US President Barack Obama has announced that the US are prepared to send up to 300 military advisers to Baghdad to help train Iraqi forces in their defence of the capital from Sunni extremists.
"American forces will not be returning to combat in Iraq, but we will help the Iraqis take the fight to terrorists," he said. "Iraqi leaders must arise above their political differences and develop a plan for Iraq's future."
Obama spoke after a meeting with his national security team including the chairman of the joints chief of staff, general Martin Dempsey, and the director of national intelligence, James Clapper.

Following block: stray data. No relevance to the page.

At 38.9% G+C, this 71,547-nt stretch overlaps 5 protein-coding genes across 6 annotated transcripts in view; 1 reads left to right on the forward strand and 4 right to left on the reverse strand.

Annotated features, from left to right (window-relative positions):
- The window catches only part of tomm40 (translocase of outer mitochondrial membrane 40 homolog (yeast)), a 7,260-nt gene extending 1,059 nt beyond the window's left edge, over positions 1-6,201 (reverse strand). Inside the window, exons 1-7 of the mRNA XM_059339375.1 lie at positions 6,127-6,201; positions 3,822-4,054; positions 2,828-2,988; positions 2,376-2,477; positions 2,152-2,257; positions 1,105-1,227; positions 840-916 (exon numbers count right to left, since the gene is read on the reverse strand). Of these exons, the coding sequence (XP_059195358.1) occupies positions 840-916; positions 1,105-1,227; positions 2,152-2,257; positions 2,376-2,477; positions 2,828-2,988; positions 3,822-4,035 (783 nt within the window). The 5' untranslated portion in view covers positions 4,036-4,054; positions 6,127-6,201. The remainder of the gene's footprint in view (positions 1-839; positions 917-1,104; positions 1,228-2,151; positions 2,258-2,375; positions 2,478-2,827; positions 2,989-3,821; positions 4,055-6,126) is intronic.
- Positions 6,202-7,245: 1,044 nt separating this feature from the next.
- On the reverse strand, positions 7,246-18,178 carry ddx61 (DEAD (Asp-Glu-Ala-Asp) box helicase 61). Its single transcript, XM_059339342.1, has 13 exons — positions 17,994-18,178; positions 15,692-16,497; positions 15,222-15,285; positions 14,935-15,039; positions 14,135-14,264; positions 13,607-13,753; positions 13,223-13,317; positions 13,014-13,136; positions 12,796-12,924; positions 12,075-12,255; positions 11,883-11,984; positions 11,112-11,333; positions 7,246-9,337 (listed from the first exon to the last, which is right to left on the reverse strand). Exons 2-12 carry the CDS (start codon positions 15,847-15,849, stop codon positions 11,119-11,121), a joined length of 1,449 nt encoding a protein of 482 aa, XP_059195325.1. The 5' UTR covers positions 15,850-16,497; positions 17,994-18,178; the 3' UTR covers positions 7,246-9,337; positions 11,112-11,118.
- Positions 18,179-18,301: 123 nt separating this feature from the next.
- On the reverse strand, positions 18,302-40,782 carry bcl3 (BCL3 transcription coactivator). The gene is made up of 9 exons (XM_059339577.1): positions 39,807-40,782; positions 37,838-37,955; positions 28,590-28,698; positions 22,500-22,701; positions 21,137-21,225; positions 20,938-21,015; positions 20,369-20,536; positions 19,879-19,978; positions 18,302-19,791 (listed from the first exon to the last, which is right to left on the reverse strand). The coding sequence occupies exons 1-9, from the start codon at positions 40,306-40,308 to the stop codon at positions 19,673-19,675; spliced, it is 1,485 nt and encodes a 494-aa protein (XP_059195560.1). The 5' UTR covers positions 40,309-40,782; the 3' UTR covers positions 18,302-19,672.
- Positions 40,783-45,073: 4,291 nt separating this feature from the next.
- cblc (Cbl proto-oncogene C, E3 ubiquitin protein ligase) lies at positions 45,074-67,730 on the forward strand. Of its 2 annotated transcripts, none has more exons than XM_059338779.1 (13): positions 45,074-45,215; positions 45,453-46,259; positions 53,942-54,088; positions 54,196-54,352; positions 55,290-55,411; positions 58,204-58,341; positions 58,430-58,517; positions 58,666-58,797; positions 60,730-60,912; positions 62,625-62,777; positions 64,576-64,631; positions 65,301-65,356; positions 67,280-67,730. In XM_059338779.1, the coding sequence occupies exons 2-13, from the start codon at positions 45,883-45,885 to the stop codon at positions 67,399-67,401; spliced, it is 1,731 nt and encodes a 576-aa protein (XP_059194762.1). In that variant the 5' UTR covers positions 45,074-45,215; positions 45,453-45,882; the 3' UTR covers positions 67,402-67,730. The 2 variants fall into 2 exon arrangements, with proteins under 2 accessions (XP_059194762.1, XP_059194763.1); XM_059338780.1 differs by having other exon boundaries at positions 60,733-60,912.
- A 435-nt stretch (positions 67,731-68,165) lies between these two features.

Obama said that the US are prepared to take targeted military action in Iraq but that will not include sending combat forces on the ground.
The president has been considering military options in Iraq, including limited airstrikes, in an effort to curb the swift Sunni insurgency in Iraq.
However, top US officials believe that giving more credence to Sunni concerns about Prime Minister Nouri al-Maliki may offer the best opportunity to stave off another deadly round of sectarian fighting of the kind that engulfed Iraq less than a decade ago. Maliki, a Shia, has been accused of sectarianism and disenfranchising the Sunni Muslim in the country in recent years.
"It's not our job to choose Iraq's leaders." Obama said in response to a question on whether he had confidence on Maliki. "But I don't think it's any secret that there's a deep division between Sunni, Shia and Kurdish leaders in Iraq."
"It is in our national security interest to not see an all out civil war in Iraq," Obama added, citing the oil market as one factor.